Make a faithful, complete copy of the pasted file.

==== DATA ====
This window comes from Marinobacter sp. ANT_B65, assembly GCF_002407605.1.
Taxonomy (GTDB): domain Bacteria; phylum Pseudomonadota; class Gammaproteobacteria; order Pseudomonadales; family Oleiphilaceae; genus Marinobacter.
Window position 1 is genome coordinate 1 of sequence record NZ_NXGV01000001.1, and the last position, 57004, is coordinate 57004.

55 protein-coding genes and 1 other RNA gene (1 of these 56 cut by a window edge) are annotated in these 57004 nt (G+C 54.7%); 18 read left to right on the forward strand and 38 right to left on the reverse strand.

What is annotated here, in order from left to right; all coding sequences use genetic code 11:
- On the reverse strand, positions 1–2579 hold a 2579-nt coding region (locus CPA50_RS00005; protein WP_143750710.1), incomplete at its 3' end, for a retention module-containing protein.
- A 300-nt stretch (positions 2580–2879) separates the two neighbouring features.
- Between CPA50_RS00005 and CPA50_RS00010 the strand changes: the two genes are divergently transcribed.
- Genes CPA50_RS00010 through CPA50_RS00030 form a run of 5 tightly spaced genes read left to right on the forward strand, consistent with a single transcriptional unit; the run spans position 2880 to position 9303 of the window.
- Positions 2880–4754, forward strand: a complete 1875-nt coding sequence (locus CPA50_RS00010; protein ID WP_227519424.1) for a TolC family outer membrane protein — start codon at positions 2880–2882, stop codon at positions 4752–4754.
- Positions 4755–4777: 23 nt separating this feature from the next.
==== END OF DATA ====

This window comes from Marinobacter sp. ANT_B65, assembly GCF_002407605.1.
Taxonomy (GTDB): domain Bacteria; phylum Pseudomonadota; class Gammaproteobacteria; order Pseudomonadales; family Oleiphilaceae; genus Marinobacter.
Window position 1 is genome coordinate 1 of sequence record NZ_NXGV01000001.1, and the last position, 57004, is coordinate 57004.

55 protein-coding genes and 1 other RNA gene (1 of these 56 cut by a window edge) are annotated in these 57004 nt (G+C 54.7%); 18 read left to right on the forward strand and 38 right to left on the reverse strand.

What is annotated here, in order from left to right; all coding sequences use genetic code 11:
- On the reverse strand, positions 1–2579 hold a 2579-nt coding region (locus CPA50_RS00005; protein WP_143750710.1), incomplete at its 3' end, for a retention module-containing protein.
- A 300-nt stretch (positions 2580–2879) separates the two neighbouring features.
- Between CPA50_RS00005 and CPA50_RS00010 the strand changes: the two genes are divergently transcribed.
- Genes CPA50_RS00010 through CPA50_RS00030 form a run of 5 tightly spaced genes read left to right on the forward strand, consistent with a single transcriptional unit; the run spans position 2880 to position 9303 of the window.
- Positions 2880–4754, forward strand: a complete 1875-nt coding sequence (locus CPA50_RS00010; protein ID WP_227519424.1) for a TolC family outer membrane protein — start codon at positions 2880–2882, stop codon at positions 4752–4754.
- Positions 4755–4777: 23 nt separating this feature from the next.